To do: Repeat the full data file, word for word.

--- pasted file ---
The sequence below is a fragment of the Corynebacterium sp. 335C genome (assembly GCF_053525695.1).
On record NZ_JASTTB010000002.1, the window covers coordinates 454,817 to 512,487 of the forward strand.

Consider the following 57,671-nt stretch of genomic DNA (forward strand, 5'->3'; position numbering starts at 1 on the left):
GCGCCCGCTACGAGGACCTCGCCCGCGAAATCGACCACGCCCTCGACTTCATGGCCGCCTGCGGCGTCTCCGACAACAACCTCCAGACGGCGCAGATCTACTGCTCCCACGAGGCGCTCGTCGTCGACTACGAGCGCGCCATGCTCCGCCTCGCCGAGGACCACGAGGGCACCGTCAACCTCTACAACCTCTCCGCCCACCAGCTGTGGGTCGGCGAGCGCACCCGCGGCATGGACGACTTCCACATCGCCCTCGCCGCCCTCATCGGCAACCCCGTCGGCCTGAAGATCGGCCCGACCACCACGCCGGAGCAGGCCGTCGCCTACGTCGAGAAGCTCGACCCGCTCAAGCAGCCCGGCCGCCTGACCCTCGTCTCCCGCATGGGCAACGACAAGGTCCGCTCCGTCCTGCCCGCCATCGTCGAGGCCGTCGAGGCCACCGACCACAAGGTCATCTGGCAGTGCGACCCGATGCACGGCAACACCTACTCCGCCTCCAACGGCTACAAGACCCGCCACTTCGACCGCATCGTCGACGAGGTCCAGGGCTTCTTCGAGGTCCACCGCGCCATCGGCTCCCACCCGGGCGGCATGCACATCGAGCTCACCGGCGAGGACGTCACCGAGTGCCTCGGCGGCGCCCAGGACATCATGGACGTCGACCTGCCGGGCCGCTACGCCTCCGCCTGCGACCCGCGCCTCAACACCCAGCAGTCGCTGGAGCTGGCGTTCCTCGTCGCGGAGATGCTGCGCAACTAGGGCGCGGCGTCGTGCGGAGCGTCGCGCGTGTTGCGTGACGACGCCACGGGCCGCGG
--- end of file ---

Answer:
The sequence below is a fragment of the Corynebacterium sp. 335C genome (assembly GCF_053525695.1).
On record NZ_JASTTB010000002.1, the window covers coordinates 454,817 to 512,487 of the forward strand.

Consider the following 57,671-nt stretch of genomic DNA (forward strand, 5'->3'; position numbering starts at 1 on the left):
GCGCCCGCTACGAGGACCTCGCCCGCGAAATCGACCACGCCCTCGACTTCATGGCCGCCTGCGGCGTCTCCGACAACAACCTCCAGACGGCGCAGATCTACTGCTCCCACGAGGCGCTCGTCGTCGACTACGAGCGCGCCATGCTCCGCCTCGCCGAGGACCACGAGGGCACCGTCAACCTCTACAACCTCTCCGCCCACCAGCTGTGGGTCGGCGAGCGCACCCGCGGCATGGACGACTTCCACATCGCCCTCGCCGCCCTCATCGGCAACCCCGTCGGCCTGAAGATCGGCCCGACCACCACGCCGGAGCAGGCCGTCGCCTACGTCGAGAAGCTCGACCCGCTCAAGCAGCCCGGCCGCCTGACCCTCGTCTCCCGCATGGGCAACGACAAGGTCCGCTCCGTCCTGCCCGCCATCGTCGAGGCCGTCGAGGCCACCGACCACAAGGTCATCTGGCAGTGCGACCCGATGCACGGCAACACCTACTCCGCCTCCAACGGCTACAAGACCCGCCACTTCGACCGCATCGTCGACGAGGTCCAGGGCTTCTTCGAGGTCCACCGCGCCATCGGCTCCCACCCGGGCGGCATGCACATCGAGCTCACCGGCGAGGACGTCACCGAGTGCCTCGGCGGCGCCCAGGACATCATGGACGTCGACCTGCCGGGCCGCTACGCCTCCGCCTGCGACCCGCGCCTCAACACCCAGCAGTCGCTGGAGCTGGCGTTCCTCGTCGCGGAGATGCTGCGCAACTAGGGCGCGGCGTCGTGCGGAGCGTCGCGCGTGTTGCGTGACGACGCCACGGGCCGCGG